Technological progress and globalisation offer tremendous opportunities for innovation, growth and jobs. These developments require skilled and adaptable people who are able to drive and support change.
In order to address skills gaps that may prevent promising industries from growing, the Blueprint for Sectoral Cooperation on Skills was launched as part of the New Skills Agenda. The Blueprint is a new framework for strategic cooperation in a given economic sector between key stakeholders such as:
The Blueprint will stimulate investment and encourage a more strategic use of EU and national funding opportunities. The aim is to support an overall sectoral strategy and to develop concrete actions to address short and medium term skills needs.
The Blueprint builds on previous work by the European Commission and sectoral partners to address sector skills mismatches, in particular the Sector Skills Councils and the European Sector Skills Alliances. Going forward, it could also support smart specialisation strategies, which help regions focus on sectors where they have greatest potential for competitive advantage.
Supported by data evidence from Cedefop, the first step involves assessing skills gaps in the sector and their potential impact on growth, innovation and competitiveness. The presence and maturity of the overall growth strategy for the sector is reviewed, as well as the link to EU policy priorities. An established representative European sectoral partnership is a pre-condition to apply for EU funding for the next phase.
Following a competitive call for proposals, the Commission supports the work of selected sectoral skills alliances at EU-level.
Each partnership will develop a sectoral skills strategy to support the objectives of the overall growth strategy for the sector and match the demand and supply of skills.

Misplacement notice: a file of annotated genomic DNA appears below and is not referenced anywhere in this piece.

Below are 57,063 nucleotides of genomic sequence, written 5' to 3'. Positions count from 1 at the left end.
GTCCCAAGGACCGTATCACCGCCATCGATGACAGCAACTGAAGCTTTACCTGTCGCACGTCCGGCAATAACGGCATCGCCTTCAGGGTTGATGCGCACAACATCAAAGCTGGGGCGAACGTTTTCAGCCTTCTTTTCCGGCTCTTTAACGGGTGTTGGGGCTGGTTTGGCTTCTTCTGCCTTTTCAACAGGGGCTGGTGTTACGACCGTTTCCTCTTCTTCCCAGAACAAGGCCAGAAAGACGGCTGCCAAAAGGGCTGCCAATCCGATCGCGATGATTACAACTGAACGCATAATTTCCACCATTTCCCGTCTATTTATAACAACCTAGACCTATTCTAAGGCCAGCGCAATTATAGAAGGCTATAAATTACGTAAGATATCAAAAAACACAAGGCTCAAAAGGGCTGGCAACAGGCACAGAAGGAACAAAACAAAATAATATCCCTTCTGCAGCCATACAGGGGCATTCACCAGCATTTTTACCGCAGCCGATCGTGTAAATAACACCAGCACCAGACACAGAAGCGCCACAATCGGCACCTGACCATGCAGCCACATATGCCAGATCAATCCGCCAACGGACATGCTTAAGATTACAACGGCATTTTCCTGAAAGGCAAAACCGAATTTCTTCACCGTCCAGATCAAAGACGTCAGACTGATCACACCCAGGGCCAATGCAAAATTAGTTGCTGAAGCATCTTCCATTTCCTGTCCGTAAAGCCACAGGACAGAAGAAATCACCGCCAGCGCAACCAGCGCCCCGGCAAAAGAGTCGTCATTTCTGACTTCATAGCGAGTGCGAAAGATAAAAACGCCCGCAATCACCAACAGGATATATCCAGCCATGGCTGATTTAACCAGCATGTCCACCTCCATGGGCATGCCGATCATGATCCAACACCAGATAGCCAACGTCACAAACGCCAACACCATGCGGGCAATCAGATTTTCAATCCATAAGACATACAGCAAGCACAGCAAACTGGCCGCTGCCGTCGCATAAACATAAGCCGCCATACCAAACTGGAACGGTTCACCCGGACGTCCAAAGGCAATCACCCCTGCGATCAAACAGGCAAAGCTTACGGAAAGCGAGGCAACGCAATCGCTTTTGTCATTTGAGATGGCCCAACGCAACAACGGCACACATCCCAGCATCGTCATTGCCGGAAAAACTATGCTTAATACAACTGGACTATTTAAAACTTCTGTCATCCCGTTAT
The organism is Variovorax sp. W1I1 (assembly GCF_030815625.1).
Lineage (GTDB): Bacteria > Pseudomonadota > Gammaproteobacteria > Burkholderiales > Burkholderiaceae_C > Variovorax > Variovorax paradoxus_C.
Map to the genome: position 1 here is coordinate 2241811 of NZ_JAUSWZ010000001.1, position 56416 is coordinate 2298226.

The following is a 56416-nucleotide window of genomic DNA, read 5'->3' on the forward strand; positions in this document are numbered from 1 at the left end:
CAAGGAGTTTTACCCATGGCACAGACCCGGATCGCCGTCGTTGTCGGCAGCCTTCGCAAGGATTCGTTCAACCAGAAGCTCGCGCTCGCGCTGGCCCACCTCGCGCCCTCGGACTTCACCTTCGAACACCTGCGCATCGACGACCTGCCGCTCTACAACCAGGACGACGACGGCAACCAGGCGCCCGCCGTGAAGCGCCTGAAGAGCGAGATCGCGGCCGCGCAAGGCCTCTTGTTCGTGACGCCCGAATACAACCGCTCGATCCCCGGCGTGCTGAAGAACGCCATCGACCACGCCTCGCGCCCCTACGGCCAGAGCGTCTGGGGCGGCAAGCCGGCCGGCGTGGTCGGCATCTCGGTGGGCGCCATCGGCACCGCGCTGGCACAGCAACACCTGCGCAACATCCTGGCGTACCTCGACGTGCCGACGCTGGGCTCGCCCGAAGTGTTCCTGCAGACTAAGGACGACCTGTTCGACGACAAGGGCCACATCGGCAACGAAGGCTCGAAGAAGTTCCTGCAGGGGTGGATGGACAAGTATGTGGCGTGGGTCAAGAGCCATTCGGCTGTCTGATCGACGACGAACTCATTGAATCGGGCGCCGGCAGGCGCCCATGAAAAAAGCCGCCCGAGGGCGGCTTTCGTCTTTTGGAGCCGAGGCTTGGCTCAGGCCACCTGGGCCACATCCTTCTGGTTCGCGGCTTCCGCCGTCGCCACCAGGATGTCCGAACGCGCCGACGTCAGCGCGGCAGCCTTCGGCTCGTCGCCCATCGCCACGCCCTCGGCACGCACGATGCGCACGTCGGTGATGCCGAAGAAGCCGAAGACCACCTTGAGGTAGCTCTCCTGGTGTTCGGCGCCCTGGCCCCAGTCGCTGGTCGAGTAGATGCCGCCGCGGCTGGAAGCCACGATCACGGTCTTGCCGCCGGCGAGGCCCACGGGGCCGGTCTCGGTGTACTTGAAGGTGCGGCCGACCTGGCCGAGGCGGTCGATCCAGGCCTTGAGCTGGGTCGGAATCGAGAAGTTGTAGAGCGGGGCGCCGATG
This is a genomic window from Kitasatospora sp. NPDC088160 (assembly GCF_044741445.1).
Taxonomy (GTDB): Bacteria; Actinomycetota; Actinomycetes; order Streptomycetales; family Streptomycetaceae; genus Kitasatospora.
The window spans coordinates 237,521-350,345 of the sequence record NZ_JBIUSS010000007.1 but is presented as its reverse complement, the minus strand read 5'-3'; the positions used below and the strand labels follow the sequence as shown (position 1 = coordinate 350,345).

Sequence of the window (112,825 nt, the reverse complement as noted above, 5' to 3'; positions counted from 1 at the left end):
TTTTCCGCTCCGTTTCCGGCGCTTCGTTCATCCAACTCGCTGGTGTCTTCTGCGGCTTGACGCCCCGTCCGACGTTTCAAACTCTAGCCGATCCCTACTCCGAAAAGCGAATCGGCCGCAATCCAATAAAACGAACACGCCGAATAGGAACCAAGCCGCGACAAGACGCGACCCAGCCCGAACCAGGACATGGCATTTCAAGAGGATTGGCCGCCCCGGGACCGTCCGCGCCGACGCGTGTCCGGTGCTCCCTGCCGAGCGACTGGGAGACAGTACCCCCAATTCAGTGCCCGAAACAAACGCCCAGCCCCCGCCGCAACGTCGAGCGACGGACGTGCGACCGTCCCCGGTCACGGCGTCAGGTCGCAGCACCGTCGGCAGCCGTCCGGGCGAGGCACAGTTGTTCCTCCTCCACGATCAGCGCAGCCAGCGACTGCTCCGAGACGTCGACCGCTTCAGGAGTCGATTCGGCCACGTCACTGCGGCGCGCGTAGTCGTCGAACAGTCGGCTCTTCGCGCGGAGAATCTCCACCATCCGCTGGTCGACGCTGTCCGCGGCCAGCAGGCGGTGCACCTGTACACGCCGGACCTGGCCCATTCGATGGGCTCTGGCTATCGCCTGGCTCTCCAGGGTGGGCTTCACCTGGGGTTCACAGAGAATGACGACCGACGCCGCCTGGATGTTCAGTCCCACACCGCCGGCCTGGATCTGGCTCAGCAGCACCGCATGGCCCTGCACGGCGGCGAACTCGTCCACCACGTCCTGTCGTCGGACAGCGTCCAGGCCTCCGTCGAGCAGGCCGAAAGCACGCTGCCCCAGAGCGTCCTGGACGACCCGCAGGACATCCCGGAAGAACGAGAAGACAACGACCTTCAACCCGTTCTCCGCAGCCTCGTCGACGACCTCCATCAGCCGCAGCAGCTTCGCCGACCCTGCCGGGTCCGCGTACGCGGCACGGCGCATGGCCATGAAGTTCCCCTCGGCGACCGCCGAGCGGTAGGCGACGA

Partners will look into how major trends, such as global, societal, and technological developments, are likely to affect jobs and skills needs, as well as their potential impact on growth, competitiveness and employment in the sector (e.g. restructuring, hard-to-fill vacancies). They will then identify priorities and milestones for action and develop concrete solutions, such as creating and updating curricula and qualifications based on updated and new occupational profiles.
Building on the results achieved at EU level, the Blueprint will be progressively rolled out at national and regional level, in cooperation with national and regional authorities, and key stakeholders, and as relevant exploiting synergies with regional smart specialisation strategies.
The funding for Blueprint comes from a number of funding streams, including from Erasmus+. Calls for tenders are also being published regularly under the COSME programme.
The first five Blueprint Alliances, starting work in January 2018 include:
The next six sectors eligible for funding under Erasmus+ are:
More information about the call is available on the website of the Education, Audiovisual and Culture Executive Agency.